as art educational centers by the
Carnegie corporation, and $5500
will be available for scholarships
in the school of fine arts at the
University next summer.
Dr. Arnold Bennett Hall, who
recently resigned as president of
the University and who is now di
rector of the Brookings Institution
for Governmental Research, Wash
ington, D. C., has been made a life
honorary member of the National
Association of State Universities
in recognition of his work at Ore
* * *
Amos Burg, ex-’30, noted explor
er and adventurer, assumed a new
role Thursday night when he spoke
at the Matrix Table banquet on
“Dancing Around the World,” or
so it was reported.
* * *
Burg is one of Oregon's most
famous alumni. In the line of ad
venture he has done just about
everything. He is a regular con
tributor to the National Geograph
ic, a member of the famed Explor
ers’ club of New York, and this
year will again address the Nation
al Geographic society in Washing
ton, D. C.
* * *
Recently, Burg has been making
a. study of the state of Oregon for
the National Geographic. Matrix
Table is an organization of women
and Burg is about the last person
the Rambler would pick as inter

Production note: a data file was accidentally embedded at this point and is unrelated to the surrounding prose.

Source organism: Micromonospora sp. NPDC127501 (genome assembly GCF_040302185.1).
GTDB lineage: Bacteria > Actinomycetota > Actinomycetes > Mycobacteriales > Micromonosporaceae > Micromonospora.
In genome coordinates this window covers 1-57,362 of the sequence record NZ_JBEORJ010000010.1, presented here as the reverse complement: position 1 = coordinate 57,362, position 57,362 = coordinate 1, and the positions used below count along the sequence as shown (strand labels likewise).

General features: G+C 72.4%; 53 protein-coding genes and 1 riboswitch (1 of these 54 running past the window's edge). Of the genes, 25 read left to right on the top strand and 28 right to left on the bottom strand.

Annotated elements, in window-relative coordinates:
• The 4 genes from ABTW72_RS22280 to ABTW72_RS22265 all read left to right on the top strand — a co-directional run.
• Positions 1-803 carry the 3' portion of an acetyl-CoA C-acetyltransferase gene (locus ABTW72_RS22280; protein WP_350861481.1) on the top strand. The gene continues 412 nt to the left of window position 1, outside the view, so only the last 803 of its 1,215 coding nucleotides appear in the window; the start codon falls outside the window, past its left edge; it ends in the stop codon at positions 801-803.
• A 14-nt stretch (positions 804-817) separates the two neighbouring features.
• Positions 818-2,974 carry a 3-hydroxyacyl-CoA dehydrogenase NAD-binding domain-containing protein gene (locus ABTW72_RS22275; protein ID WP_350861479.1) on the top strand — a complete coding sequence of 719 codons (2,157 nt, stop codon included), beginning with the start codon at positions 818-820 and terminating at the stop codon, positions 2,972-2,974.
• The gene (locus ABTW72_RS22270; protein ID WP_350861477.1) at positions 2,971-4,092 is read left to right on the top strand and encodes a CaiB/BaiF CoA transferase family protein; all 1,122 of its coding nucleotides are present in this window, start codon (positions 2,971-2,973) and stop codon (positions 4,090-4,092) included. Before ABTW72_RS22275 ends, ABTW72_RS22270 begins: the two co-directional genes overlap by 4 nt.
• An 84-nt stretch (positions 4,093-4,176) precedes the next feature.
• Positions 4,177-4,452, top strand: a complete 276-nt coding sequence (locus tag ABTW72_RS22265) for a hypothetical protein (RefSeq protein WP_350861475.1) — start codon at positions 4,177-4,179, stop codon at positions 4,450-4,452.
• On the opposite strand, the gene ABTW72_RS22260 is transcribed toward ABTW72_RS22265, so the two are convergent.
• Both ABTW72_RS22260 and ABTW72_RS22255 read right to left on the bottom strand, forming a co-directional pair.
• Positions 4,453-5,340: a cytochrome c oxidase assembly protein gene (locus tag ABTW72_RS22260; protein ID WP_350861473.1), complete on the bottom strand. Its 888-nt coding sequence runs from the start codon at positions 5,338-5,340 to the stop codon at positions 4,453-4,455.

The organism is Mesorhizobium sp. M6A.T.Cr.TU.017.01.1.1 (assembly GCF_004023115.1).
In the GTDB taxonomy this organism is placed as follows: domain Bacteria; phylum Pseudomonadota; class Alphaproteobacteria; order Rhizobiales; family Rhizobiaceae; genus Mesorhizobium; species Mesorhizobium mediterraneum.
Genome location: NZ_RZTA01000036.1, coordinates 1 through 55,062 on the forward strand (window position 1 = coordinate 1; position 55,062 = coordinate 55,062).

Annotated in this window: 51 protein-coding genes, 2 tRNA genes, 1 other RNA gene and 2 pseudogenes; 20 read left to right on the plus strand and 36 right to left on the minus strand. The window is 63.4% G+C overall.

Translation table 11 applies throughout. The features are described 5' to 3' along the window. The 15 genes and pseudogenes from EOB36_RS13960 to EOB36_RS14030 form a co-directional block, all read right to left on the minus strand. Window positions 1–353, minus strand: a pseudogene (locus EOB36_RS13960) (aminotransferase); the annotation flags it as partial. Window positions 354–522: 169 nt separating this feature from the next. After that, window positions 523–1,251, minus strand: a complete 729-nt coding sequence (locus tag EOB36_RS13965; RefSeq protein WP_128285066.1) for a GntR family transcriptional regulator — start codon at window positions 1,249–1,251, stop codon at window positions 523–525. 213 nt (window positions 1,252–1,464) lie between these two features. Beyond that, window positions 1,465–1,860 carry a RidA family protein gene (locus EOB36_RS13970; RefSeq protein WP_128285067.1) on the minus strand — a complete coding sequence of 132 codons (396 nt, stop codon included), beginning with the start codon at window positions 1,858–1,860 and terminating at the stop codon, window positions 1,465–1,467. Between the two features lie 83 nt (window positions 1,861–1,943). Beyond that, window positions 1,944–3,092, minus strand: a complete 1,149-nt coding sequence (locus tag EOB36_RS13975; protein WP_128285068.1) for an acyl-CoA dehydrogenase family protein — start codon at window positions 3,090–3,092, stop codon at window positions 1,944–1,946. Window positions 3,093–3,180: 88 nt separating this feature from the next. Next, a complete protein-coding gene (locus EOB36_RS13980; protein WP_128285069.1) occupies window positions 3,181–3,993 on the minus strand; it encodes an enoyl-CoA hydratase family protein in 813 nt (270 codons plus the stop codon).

ested in the art of the dance, but
maybe I’m wrong.
* * *
At any rate, the assignment in
dicates that Burg is still an indi
vidualist and an adventurer. More
power to him.
* * *
The Journalism Jam will be held
tonight. This “party” has provid
ed some riots in the past.
* * *
Captain Bill Morgan, tackle;
Mike Mikulak, fullback; Stan
Kostka, halfback; Mark Temple,
half back; Bill Bowerman, quar
back; and Bernie Hughes, center,
were some of the Webfeet to be
mentioned by various sport writ
ers in preparing their all-star se
* * $
Louisiana State University, Bat
on Rouge, La.. December 17, will
be Oregon's next football stop.
* * *
If you have been keeping up on
your news of the Far East and the
League of Nations, you will be
aware of the fact that the Univer
sity of Oregon is among those
Yosuke Matsuoka, '00, is spokes
man for Japan at the league, and
China is being represented by Dr.
T. Wellington Koo, a graduate of
Columbia university. As Dave Wil
sen, the Phi Hete columnist on the
Emerald remarked, “the score now ;
S. F. Alumni Have
For Football Men
Alumni of San Francisco and
the bay distriot met at luncheon
Wednesday, November 2 3, at
Tate’s Haufbrau in San Francis
co to greet the University football
team, which arrived there that
morning for the game with St.
Mary’s on Thanksgiving.
Between 50 and 60 alumni an
swered the call sent out by John
Dierdorff, '22, and the luncheon
was one of the largest gatherings
of Oregon alumni held in San
Francisco for some time. The
meeting was informal. Prink Sal
lison, varsity football coach; Hugh
Rosson, graduate manager, and
Bill Hayward, veteran track coach